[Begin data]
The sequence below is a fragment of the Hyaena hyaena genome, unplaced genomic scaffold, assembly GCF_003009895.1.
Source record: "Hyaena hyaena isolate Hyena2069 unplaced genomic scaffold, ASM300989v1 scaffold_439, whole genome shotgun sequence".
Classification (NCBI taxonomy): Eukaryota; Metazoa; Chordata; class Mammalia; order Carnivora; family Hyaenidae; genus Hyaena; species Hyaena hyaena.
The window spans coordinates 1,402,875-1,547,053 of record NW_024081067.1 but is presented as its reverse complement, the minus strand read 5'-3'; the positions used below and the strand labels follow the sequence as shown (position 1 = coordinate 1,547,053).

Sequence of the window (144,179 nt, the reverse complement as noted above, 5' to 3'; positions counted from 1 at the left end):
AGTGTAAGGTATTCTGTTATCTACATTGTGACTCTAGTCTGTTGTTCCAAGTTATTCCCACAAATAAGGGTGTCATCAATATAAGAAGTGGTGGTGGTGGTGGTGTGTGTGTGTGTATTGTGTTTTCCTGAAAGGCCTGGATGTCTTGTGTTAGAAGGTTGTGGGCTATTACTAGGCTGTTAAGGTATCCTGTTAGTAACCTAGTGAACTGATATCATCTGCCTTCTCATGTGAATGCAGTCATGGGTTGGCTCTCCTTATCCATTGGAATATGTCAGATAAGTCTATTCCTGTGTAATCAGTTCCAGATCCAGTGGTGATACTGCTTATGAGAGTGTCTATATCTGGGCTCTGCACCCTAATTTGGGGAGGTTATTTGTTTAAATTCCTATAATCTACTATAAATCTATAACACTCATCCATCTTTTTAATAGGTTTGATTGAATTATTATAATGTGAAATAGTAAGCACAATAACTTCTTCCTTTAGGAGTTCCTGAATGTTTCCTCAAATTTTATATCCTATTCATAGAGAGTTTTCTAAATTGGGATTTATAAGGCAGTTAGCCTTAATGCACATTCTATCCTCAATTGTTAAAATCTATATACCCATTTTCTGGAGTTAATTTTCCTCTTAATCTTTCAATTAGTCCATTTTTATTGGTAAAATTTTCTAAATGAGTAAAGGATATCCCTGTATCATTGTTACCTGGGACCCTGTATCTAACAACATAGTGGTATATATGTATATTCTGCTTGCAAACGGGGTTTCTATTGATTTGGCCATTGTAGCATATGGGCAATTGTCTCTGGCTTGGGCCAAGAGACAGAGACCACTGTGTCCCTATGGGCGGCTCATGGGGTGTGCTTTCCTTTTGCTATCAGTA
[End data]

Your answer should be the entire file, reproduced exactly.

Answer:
The sequence below is a fragment of the Hyaena hyaena genome, unplaced genomic scaffold, assembly GCF_003009895.1.
Source record: "Hyaena hyaena isolate Hyena2069 unplaced genomic scaffold, ASM300989v1 scaffold_439, whole genome shotgun sequence".
Classification (NCBI taxonomy): Eukaryota; Metazoa; Chordata; class Mammalia; order Carnivora; family Hyaenidae; genus Hyaena; species Hyaena hyaena.
The window spans coordinates 1,402,875-1,547,053 of record NW_024081067.1 but is presented as its reverse complement, the minus strand read 5'-3'; the positions used below and the strand labels follow the sequence as shown (position 1 = coordinate 1,547,053).

Sequence of the window (144,179 nt, the reverse complement as noted above, 5' to 3'; positions counted from 1 at the left end):
AGTGTAAGGTATTCTGTTATCTACATTGTGACTCTAGTCTGTTGTTCCAAGTTATTCCCACAAATAAGGGTGTCATCAATATAAGAAGTGGTGGTGGTGGTGGTGTGTGTGTGTGTATTGTGTTTTCCTGAAAGGCCTGGATGTCTTGTGTTAGAAGGTTGTGGGCTATTACTAGGCTGTTAAGGTATCCTGTTAGTAACCTAGTGAACTGATATCATCTGCCTTCTCATGTGAATGCAGTCATGGGTTGGCTCTCCTTATCCATTGGAATATGTCAGATAAGTCTATTCCTGTGTAATCAGTTCCAGATCCAGTGGTGATACTGCTTATGAGAGTGTCTATATCTGGGCTCTGCACCCTAATTTGGGGAGGTTATTTGTTTAAATTCCTATAATCTACTATAAATCTATAACACTCATCCATCTTTTTAATAGGTTTGATTGAATTATTATAATGTGAAATAGTAAGCACAATAACTTCTTCCTTTAGGAGTTCCTGAATGTTTCCTCAAATTTTATATCCTATTCATAGAGAGTTTTCTAAATTGGGATTTATAAGGCAGTTAGCCTTAATGCACATTCTATCCTCAATTGTTAAAATCTATATACCCATTTTCTGGAGTTAATTTTCCTCTTAATCTTTCAATTAGTCCATTTTTATTGGTAAAATTTTCTAAATGAGTAAAGGATATCCCTGTATCATTGTTACCTGGGACCCTGTATCTAACAACATAGTGGTATATATGTATATTCTGCTTGCAAACGGGGTTTCTATTGATTTGGCCATTGTAGCATATGGGCAATTGTCTCTGGCTTGGGCCAAGAGACAGAGACCACTGTGTCCCTATGGGCGGCTCATGGGGTGTGCTTTCCTTTTGCTATCAGTA